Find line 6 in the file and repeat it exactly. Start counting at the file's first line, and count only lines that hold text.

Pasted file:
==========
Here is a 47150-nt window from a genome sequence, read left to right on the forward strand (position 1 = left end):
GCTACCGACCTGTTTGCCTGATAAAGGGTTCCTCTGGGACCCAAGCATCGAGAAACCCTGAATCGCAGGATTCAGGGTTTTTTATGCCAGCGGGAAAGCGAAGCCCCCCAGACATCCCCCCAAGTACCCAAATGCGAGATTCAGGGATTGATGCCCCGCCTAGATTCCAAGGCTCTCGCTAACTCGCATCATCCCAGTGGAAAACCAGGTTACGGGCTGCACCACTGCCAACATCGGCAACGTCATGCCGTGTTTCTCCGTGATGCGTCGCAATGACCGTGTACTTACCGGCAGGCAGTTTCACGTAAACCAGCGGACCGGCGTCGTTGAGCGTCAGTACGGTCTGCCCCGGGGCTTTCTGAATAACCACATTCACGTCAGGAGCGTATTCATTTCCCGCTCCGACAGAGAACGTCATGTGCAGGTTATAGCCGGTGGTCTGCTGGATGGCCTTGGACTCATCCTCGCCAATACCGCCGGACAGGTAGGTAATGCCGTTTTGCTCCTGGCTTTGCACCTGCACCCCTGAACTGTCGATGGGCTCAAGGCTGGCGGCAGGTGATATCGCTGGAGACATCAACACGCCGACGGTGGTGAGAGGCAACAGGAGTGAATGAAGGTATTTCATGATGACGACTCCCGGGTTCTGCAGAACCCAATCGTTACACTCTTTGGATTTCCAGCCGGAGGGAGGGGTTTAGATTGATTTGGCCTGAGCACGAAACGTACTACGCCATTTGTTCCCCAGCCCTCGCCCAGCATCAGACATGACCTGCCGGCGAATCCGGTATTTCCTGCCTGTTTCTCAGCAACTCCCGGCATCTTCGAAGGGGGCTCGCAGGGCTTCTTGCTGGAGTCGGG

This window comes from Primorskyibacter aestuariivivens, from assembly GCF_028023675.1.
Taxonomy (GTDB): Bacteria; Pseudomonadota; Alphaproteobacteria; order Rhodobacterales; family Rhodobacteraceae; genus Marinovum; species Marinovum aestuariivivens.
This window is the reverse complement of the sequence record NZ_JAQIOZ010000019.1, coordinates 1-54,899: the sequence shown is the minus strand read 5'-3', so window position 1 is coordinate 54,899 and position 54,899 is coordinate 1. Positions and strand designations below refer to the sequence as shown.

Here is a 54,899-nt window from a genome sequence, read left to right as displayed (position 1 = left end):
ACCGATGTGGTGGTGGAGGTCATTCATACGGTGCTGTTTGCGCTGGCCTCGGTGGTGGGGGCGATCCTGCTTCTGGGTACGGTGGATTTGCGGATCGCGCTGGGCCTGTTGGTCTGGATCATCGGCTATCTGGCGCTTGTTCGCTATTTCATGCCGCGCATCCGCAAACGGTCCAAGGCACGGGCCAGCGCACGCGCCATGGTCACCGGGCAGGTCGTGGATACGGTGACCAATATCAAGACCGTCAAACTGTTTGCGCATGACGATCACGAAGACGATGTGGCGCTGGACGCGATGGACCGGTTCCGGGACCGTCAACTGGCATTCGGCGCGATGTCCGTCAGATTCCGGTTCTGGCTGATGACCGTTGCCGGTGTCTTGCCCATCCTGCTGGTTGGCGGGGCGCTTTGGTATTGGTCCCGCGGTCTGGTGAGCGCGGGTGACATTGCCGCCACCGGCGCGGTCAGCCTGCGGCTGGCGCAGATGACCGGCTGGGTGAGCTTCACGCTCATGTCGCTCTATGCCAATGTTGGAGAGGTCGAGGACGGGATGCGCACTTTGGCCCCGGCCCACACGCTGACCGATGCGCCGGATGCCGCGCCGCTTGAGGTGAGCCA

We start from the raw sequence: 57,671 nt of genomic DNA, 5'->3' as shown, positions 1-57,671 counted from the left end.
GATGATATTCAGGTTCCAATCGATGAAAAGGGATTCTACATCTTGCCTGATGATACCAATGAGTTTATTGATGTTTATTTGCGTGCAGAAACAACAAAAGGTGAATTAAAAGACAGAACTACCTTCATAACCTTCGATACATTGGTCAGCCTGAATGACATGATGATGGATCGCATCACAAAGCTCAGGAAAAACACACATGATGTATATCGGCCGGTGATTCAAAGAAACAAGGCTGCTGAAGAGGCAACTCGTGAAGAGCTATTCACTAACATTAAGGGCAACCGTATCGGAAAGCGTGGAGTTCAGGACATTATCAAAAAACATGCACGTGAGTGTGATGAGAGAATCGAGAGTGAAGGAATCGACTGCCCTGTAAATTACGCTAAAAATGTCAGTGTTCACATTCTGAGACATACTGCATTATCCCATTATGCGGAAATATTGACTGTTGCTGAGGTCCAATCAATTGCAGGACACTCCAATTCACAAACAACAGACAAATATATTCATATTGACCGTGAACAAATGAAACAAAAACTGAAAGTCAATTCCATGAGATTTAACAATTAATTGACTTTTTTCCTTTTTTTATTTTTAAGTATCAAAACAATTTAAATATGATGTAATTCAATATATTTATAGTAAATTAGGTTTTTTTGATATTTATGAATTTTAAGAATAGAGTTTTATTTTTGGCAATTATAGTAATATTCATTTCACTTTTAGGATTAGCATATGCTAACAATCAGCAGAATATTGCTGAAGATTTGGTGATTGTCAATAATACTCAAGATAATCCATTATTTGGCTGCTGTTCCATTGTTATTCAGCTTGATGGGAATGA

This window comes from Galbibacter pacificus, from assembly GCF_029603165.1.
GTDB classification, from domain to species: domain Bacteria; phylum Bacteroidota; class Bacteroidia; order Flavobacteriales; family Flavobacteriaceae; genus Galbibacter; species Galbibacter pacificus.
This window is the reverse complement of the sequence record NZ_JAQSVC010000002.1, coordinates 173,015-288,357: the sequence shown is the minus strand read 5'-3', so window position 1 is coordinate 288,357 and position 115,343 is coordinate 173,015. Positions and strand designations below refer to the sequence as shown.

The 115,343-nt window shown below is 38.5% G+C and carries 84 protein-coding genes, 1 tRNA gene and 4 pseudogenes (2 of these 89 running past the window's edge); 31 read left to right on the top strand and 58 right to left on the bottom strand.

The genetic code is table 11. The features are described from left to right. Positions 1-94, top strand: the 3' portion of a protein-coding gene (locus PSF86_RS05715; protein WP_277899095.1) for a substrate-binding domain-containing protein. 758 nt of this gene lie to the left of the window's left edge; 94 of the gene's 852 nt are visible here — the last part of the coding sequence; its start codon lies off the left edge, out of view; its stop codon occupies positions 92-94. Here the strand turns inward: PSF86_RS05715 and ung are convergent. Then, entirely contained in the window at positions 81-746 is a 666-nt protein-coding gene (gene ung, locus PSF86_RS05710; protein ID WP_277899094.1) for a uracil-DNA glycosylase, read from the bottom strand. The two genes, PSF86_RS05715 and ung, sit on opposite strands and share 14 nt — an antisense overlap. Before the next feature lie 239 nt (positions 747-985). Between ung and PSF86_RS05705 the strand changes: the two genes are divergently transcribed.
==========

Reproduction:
Here is a 54,899-nt window from a genome sequence, read left to right as displayed (position 1 = left end):